On Exclusion and The Other

…the power of evil imposes itself so irresistibly through the operations of a transpersonal “system” that is both “institutional” and “spiritual.” Caught in the system of exclusion as if in some invisible snare, people behave according to its perverted logic.

How does the system work? Consider first what might be considered the “background cacophony of evil.” It permeates institutions, communities, nations, whole epochs… This is the low-intensity evil of the way “things work” or the way “things simply are,” the exclusionary vapors of institutional or communal cultures under which many suffer but for which no one is responsible and about which all complain but no one can target. This all-pervasive low-intensity evil rejuvenates itself by engendering belief in its own immortality and imposes itself bu generating a sense of its own ineluctability.

In extraordinary situations and under extraordinary directors certain themes from the “background cacophony” are picked up, orchestrated into a bellicose musical, and played up. “Historians”—national, communal, or personal interpreters of the past—trumpet the double theme of the former glory and past victimization; “economists: join in with the accounts of present exploitation and great economic potentials; ”political scientists“ add the theme of the growing imbalance of power, of steadily giving ground, of losing control over what is rightfully ours; ”cultural anthropologists“ bring in the dangers of the loss of identity and extol the singular value of our personal or cultural gifts, capable of genuinely enriching the outside world; ”politicians“ pick up all four themes and weave them into a high-pitched aria about the threats to vital interests posed by the other who is therefore the very incarnation of evil; finally the ”priests” enter into a solemn procession and accompany all this with a soothing background chant that offers to any whose consciences may have been bothered the assurance that God is on our side and that our enemy is the enemy of God and therefore an adversary of everything that is true, good, and beautiful.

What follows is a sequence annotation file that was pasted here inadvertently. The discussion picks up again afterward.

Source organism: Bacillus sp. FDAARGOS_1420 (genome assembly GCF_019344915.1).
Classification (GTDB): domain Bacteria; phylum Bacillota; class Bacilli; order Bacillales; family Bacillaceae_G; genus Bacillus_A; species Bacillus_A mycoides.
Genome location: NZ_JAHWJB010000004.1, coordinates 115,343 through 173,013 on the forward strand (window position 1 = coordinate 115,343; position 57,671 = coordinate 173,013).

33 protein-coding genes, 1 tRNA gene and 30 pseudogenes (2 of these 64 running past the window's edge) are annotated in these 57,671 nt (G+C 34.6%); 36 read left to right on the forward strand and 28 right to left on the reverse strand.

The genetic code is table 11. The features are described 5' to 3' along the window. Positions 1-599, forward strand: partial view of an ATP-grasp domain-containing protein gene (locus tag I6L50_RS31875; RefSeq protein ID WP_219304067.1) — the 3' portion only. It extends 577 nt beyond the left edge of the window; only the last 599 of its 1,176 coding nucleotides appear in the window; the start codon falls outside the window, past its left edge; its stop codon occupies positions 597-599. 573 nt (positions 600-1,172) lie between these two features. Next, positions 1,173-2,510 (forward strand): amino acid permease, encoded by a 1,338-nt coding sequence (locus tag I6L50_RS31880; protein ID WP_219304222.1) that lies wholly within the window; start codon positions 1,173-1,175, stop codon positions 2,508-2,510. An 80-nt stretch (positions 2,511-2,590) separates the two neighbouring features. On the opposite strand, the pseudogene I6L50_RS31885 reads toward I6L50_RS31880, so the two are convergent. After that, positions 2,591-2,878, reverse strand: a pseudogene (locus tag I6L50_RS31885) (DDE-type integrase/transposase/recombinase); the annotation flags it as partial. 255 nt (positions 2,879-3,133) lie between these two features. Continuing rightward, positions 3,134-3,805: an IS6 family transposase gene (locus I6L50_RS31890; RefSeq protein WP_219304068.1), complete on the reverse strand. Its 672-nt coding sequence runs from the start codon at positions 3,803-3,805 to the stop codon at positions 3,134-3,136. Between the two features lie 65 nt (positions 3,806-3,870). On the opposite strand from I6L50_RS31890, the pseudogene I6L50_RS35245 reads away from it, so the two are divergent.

As this bellicose musical with reinforcing themes is broadcast through the media, resonances are created with the background cacophony of evil that permeates the culture of a community, and the community finds itself singing the music and marching to its tune. To refuse to sing and march, to protest the madness of the spectacle, appears irrational and irresponsible, naive and cowardly, treacherous toward one’s own and dangerously sentimental toward the evil enemy. The stage for “ethnic cleansing” and similar “eruptions” of evil—personal as well as communal—is set. The first shot only needs to be fired and the chain reaction will start.

–Miroslav Volf, Exclusion and Embrace, pg 87-88

“First- illegal entry into the United States is a crime—as it should be. Persons who violate the law of our nation are subject to prosecution. I would cite you to the Apostle Paul and his clear and wise command in Romans 13, to obey the laws of the government because God has ordained them for the purpose of order.”
–Jeff Sessions, defending forcibly taking children from immigrants

“When Mexico sends its people, they’re not sending the best. They’re sending people that have lots of problems and they’re bringing those problems. They’re bringing drugs, they’re bringing crime. They’re rapists and some, I assume, are good people, but I speak to border guards and they’re telling us what we’re getting.”
–Donald Trump

“We have people coming into the country, or trying to come in, we’re stopping a lot of them, but we’re taking people out of the country, you wouldn’t believe how bad these people are… These aren’t people. These are animals, and we’re taking them out of the country at a rate that’s never happened before.”
–Donald Trump

It is a fact that cannot be denied: the wickedness of others becomes our own wickedness because it kindles something evil in our own hearts.
–C.G. Jung, “After the Catastrophe”

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